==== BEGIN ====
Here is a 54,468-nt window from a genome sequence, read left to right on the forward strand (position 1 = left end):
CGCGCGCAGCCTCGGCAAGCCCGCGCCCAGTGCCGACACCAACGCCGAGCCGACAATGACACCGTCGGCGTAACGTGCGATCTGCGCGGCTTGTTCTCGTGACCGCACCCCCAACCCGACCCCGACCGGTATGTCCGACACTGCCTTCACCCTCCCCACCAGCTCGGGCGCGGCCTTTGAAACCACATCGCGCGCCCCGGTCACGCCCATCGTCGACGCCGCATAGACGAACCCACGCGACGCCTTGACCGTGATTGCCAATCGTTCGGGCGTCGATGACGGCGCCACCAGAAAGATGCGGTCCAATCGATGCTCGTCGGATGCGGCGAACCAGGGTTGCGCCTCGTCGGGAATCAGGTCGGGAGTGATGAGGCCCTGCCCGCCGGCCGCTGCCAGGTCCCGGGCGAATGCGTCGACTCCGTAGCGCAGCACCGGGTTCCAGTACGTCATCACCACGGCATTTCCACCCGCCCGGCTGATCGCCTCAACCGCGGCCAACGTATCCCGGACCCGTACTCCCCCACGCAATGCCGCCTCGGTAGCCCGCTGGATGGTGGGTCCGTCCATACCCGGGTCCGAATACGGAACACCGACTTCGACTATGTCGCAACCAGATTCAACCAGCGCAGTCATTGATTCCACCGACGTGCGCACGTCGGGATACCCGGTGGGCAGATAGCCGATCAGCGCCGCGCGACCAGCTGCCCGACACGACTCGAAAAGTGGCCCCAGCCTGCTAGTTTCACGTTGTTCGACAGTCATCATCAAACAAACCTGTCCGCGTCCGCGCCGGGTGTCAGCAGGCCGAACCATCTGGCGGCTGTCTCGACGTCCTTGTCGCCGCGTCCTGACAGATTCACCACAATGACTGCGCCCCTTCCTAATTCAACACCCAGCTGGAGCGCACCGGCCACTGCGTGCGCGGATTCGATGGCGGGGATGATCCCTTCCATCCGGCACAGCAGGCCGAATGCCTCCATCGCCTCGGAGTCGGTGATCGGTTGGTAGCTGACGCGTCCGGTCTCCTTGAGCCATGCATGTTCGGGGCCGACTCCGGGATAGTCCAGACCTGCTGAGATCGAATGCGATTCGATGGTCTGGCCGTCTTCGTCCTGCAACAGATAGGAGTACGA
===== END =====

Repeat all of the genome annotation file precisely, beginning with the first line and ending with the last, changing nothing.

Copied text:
Here is a 54,468-nt window from a genome sequence, read left to right on the forward strand (position 1 = left end):
CGCGCGCAGCCTCGGCAAGCCCGCGCCCAGTGCCGACACCAACGCCGAGCCGACAATGACACCGTCGGCGTAACGTGCGATCTGCGCGGCTTGTTCTCGTGACCGCACCCCCAACCCGACCCCGACCGGTATGTCCGACACTGCCTTCACCCTCCCCACCAGCTCGGGCGCGGCCTTTGAAACCACATCGCGCGCCCCGGTCACGCCCATCGTCGACGCCGCATAGACGAACCCACGCGACGCCTTGACCGTGATTGCCAATCGTTCGGGCGTCGATGACGGCGCCACCAGAAAGATGCGGTCCAATCGATGCTCGTCGGATGCGGCGAACCAGGGTTGCGCCTCGTCGGGAATCAGGTCGGGAGTGATGAGGCCCTGCCCGCCGGCCGCTGCCAGGTCCCGGGCGAATGCGTCGACTCCGTAGCGCAGCACCGGGTTCCAGTACGTCATCACCACGGCATTTCCACCCGCCCGGCTGATCGCCTCAACCGCGGCCAACGTATCCCGGACCCGTACTCCCCCACGCAATGCCGCCTCGGTAGCCCGCTGGATGGTGGGTCCGTCCATACCCGGGTCCGAATACGGAACACCGACTTCGACTATGTCGCAACCAGATTCAACCAGCGCAGTCATTGATTCCACCGACGTGCGCACGTCGGGATACCCGGTGGGCAGATAGCCGATCAGCGCCGCGCGACCAGCTGCCCGACACGACTCGAAAAGTGGCCCCAGCCTGCTAGTTTCACGTTGTTCGACAGTCATCATCAAACAAACCTGTCCGCGTCCGCGCCGGGTGTCAGCAGGCCGAACCATCTGGCGGCTGTCTCGACGTCCTTGTCGCCGCGTCCTGACAGATTCACCACAATGACTGCGCCCCTTCCTAATTCAACACCCAGCTGGAGCGCACCGGCCACTGCGTGCGCGGATTCGATGGCGGGGATGATCCCTTCCATCCGGCACAGCAGGCCGAATGCCTCCATCGCCTCGGAGTCGGTGATCGGTTGGTAGCTGACGCGTCCGGTCTCCTTGAGCCATGCATGTTCGGGGCCGACTCCGGGATAGTCCAGACCTGCTGAGATCGAATGCGATTCGATGGTCTGGCCGTCTTCGTCCTGCAACAGATAGGAGTACGA